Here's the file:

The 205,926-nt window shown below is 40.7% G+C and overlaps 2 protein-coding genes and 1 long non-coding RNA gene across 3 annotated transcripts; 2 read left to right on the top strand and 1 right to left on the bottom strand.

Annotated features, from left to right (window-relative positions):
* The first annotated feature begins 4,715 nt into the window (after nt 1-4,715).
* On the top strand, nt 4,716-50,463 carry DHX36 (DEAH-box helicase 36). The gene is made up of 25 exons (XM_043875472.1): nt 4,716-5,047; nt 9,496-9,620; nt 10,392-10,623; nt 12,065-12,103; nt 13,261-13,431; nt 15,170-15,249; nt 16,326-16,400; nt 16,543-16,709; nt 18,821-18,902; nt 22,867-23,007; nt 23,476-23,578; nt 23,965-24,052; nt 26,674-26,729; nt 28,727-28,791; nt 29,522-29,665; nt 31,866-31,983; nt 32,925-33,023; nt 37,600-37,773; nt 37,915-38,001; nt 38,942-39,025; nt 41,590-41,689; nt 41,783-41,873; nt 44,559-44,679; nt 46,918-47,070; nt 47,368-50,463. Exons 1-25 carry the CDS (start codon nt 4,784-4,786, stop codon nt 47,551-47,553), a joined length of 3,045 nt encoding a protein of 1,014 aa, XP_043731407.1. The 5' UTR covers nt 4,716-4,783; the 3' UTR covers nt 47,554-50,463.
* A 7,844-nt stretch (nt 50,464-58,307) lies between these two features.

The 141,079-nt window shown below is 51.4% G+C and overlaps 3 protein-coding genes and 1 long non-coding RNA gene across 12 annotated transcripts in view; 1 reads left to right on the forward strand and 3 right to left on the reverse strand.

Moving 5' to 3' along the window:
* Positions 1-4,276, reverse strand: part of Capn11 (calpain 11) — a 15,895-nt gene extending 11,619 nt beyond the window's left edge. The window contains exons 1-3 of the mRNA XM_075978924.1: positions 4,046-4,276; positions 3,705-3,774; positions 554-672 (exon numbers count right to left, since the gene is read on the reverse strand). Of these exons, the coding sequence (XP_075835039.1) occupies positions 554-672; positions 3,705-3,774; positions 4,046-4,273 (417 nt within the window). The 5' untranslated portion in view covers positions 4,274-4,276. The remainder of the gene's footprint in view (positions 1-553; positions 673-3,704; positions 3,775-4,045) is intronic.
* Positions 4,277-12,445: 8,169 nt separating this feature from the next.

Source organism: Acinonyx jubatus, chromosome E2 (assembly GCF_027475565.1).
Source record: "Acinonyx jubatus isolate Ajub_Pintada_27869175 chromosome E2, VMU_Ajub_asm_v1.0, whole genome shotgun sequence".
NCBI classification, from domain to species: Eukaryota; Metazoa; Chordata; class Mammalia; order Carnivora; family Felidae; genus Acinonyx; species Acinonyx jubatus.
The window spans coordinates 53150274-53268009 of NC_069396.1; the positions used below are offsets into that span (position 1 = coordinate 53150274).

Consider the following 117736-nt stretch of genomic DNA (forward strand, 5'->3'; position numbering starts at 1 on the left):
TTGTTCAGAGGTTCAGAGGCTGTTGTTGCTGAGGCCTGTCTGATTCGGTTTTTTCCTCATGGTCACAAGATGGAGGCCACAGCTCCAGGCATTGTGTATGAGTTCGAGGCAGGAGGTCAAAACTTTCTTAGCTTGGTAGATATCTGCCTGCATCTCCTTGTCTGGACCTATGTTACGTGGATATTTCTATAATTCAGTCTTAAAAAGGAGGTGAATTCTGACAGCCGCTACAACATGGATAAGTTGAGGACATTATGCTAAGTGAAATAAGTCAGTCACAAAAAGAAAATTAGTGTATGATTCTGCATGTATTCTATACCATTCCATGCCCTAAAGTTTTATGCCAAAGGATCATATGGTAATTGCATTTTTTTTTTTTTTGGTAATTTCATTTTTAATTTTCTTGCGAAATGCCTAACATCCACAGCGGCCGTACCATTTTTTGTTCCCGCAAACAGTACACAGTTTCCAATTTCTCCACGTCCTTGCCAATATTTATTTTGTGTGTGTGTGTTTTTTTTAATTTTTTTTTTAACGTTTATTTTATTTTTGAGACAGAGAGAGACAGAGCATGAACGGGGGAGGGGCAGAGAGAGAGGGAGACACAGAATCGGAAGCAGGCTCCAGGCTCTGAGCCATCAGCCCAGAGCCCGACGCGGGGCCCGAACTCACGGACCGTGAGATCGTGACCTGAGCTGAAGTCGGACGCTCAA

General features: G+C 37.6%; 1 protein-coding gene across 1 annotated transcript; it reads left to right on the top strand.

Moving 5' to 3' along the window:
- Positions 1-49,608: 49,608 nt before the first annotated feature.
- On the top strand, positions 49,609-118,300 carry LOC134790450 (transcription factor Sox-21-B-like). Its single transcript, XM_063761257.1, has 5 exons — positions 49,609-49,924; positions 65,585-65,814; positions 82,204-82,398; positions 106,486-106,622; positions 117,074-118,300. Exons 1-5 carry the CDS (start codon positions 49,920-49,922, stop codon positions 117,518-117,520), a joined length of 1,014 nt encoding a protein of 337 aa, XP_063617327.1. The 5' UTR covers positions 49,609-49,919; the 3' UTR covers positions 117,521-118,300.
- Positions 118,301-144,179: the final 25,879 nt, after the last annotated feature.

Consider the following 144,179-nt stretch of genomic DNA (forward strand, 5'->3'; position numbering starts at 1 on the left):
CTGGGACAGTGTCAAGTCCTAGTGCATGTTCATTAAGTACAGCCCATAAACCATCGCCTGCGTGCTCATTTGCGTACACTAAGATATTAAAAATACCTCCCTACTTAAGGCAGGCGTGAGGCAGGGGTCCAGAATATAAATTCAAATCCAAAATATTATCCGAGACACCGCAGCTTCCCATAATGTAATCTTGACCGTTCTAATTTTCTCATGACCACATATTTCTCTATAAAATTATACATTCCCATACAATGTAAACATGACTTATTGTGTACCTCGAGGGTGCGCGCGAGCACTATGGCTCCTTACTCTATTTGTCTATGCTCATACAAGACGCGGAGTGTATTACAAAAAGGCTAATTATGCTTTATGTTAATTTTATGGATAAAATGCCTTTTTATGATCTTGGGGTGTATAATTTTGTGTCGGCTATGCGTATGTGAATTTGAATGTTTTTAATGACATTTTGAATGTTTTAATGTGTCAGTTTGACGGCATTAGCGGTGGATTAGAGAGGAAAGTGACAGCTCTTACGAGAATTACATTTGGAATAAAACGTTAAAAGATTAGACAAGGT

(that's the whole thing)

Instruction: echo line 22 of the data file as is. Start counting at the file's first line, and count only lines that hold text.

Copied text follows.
CTGGGACAGTGTCAAGTCCTAGTGCATGTTCATTAAGTACAGCCCATAAACCATCGCCTGCGTGCTCATTTGCGTACACTAAGATATTAAAAATACCTCCCTACTTAAGGCAGGCGTGAGGCAGGGGTCCAGAATATAAATTCAAATCCAAAATATTATCCGAGACACCGCAGCTTCCCATAATGTAATCTTGACCGTTCTAATTTTCTCATGACCACATATTTCTCTATAAAATTATACATTCCCATACAATGTAAACATGACTTATTGTGTACCTCGAGGGTGCGCGCGAGCACTATGGCTCCTTACTCTATTTGTCTATGCTCATACAAGACGCGGAGTGTATTACAAAAAGGCTAATTATGCTTTATGTTAATTTTATGGATAAAATGCCTTTTTATGATCTTGGGGTGTATAATTTTGTGTCGGCTATGCGTATGTGAATTTGAATGTTTTTAATGACATTTTGAATGTTTTAATGTGTCAGTTTGACGGCATTAGCGGTGGATTAGAGAGGAAAGTGACAGCTCTTACGAGAATTACATTTGGAATAAAACGTTAAAAGATTAGACAAGGT